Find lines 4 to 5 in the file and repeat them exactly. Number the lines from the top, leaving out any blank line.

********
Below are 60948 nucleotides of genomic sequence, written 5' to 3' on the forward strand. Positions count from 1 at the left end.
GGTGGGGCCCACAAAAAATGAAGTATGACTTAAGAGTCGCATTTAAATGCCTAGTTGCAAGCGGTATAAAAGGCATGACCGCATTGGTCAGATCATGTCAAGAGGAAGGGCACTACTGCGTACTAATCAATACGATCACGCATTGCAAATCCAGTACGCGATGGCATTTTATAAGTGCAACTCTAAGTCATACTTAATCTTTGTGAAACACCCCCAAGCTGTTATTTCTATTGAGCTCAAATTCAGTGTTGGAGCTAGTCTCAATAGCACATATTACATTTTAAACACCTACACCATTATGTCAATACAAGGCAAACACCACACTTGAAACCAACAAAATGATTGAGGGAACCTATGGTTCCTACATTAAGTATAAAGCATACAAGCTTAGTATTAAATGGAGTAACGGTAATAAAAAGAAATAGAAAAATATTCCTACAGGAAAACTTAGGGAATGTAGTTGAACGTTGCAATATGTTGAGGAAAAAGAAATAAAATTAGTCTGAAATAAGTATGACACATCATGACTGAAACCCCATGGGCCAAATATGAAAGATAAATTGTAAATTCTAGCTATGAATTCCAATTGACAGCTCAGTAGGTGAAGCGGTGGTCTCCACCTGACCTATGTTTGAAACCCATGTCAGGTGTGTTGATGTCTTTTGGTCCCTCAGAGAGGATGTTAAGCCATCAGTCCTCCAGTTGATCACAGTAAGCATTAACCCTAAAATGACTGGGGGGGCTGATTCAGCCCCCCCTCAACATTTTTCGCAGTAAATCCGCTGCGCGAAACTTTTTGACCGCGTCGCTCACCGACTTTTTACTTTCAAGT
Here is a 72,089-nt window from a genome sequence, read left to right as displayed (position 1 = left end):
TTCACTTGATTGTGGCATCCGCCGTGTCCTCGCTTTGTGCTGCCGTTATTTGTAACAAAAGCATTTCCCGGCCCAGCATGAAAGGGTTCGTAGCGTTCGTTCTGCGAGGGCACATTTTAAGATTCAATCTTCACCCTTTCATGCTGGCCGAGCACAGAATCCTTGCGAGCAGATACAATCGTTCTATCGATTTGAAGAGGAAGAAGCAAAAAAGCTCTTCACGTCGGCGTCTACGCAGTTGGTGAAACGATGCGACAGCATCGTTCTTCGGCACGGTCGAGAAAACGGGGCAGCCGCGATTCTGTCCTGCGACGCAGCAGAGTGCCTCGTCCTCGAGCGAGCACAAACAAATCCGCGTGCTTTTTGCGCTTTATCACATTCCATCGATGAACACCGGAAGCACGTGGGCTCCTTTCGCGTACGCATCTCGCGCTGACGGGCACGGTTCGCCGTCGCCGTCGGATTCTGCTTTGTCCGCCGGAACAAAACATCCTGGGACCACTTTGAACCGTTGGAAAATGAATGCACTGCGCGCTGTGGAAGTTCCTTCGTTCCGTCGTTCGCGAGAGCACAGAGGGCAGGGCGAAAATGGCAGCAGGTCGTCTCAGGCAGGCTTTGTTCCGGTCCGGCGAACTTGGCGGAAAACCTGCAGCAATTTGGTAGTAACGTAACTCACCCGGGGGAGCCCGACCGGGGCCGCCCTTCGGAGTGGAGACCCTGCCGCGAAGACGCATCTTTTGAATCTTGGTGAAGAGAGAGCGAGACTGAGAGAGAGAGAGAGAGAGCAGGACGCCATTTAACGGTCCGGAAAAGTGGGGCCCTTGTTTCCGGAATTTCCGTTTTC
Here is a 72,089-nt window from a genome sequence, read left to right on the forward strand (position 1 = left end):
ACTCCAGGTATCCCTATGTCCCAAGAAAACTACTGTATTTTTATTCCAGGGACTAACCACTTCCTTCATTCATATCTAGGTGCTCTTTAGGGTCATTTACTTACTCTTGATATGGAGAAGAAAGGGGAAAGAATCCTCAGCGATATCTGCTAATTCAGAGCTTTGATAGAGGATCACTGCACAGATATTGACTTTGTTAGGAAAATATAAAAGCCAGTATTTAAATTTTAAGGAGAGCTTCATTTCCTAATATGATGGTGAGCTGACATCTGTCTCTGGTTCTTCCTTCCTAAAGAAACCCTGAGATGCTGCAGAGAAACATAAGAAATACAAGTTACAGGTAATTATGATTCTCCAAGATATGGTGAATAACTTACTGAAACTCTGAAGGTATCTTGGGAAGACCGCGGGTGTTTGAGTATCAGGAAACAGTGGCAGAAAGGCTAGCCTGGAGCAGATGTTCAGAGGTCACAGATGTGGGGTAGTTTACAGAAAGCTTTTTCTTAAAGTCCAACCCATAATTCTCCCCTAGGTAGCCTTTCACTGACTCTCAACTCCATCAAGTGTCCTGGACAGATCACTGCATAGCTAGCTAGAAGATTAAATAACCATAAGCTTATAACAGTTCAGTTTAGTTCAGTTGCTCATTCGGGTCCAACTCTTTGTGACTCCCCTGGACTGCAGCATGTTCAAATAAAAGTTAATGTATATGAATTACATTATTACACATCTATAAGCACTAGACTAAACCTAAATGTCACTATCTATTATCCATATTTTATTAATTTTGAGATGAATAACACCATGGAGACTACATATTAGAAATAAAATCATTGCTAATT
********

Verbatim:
TTCACTTGATTGTGGCATCCGCCGTGTCCTCGCTTTGTGCTGCCGTTATTTGTAACAAAAGCATTTCCCGGCCCAGCATGAAAGGGTTCGTAGCGTTCGTTCTGCGAGGGCACATTTTAAGATTCAATCTTCACCCTTTCATGCTGGCCGAGCACAGAATCCTTGCGAGCAGATACAATCGTTCTATCGATTTGAAGAGGAAGAAGCAAAAAAGCTCTTCACGTCGGCGTCTACGCAGTTGGTGAAACGATGCGACAGCATCGTTCTTCGGCACGGTCGAGAAAACGGGGCAGCCGCGATTCTGTCCTGCGACGCAGCAGAGTGCCTCGTCCTCGAGCGAGCACAAACAAATCCGCGTGCTTTTTGCGCTTTATCACATTCCATCGATGAACACCGGAAGCACGTGGGCTCCTTTCGCGTACGCATCTCGCGCTGACGGGCACGGTTCGCCGTCGCCGTCGGATTCTGCTTTGTCCGCCGGAACAAAACATCCTGGGACCACTTTGAACCGTTGGAAAATGAATGCACTGCGCGCTGTGGAAGTTCCTTCGTTCCGTCGTTCGCGAGAGCACAGAGGGCAGGGCGAAAATGGCAGCAGGTCGTCTCAGGCAGGCTTTGTTCCGGTCCGGCGAACTTGGCGGAAAACCTGCAGCAATTTGGTAGTAACGTAACTCACCCGGGGGAGCCCGACCGGGGCCGCCCTTCGGAGTGGAGACCCTGCCGCGAAGACGCATCTTTTGAATCTTGGTGAAGAGAGAGCGAGACTGAGAGAGAGAGAGAGAGAGCAGGACGCCATTTAACGGTCCGGAAAAGTGGGGCCCTTGTTTCCGGAATTTCCGTTTTC
Here is a 72,089-nt window from a genome sequence, read left to right on the forward strand (position 1 = left end):